When there’s a bad game on Monday night, fans complain because there’s no other football on. When there’s a bad game on Sunday afternoon, fans can find another one to watch. That’s the fundamental argument for flexible schedules for Monday Night Football, which the NFL is considering on the next round of TV contracts: It would be better for the fans watching at home.
But it would be worse for the fans buying tickets.
And in some cases it would be significantly worse: Imagine being a fan traveling to out of town games, buying not only flights but hotel rooms to see your favorite team in a road game, only to find out that game has been moved from Sunday afternoon to Monday night, meaning you now either need to cancel your trip altogether or change your flight and re-book your hotel room, likely at significant cost.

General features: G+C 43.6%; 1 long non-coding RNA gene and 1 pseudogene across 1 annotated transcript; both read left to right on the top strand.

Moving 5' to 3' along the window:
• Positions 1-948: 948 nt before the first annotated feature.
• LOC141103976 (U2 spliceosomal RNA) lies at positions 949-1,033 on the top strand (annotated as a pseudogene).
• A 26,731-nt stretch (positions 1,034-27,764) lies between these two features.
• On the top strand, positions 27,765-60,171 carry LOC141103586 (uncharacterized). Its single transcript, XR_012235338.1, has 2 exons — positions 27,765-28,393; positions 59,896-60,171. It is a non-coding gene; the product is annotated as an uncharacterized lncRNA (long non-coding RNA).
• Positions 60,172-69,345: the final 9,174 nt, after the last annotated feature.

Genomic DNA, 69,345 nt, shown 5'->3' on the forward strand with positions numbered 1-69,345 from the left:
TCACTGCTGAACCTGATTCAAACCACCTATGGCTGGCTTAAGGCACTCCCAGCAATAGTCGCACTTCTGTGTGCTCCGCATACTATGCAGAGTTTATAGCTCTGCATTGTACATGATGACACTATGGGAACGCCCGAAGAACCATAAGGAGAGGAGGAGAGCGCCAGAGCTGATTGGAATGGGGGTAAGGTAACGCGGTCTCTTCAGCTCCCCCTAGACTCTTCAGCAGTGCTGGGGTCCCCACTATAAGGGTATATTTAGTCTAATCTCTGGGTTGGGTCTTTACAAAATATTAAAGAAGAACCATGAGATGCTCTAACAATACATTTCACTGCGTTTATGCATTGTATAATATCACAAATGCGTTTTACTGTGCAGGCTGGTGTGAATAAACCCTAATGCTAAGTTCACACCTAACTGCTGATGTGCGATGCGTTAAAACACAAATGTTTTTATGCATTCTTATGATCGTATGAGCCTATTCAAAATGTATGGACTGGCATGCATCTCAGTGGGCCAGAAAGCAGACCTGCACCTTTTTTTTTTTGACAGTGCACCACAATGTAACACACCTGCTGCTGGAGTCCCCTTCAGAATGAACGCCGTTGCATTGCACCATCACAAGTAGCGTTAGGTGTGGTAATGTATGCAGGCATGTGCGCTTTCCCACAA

For some games, that would affect tens of thousands of fans. Late in the season, fans from cold-weather places like Green Bay and Pittsburgh often travel in droves to destinations like California, Arizona or Florida to cheer on their teams on the road. If the NFL moved, say, a Steelers-Chargers game from Sunday afternoon to Monday night, that would place an enormous burden on a huge number of fans traveling from Pittsburgh.
The reality is, if a network bidding on the next Monday Night Football contract is willing to offer the NFL enough money for flexible scheduling, the NFL is probably going to do it. But it would be a bad deal for the fans in attendance, who increasingly find themselves a lower priority than the fans watching the game from home.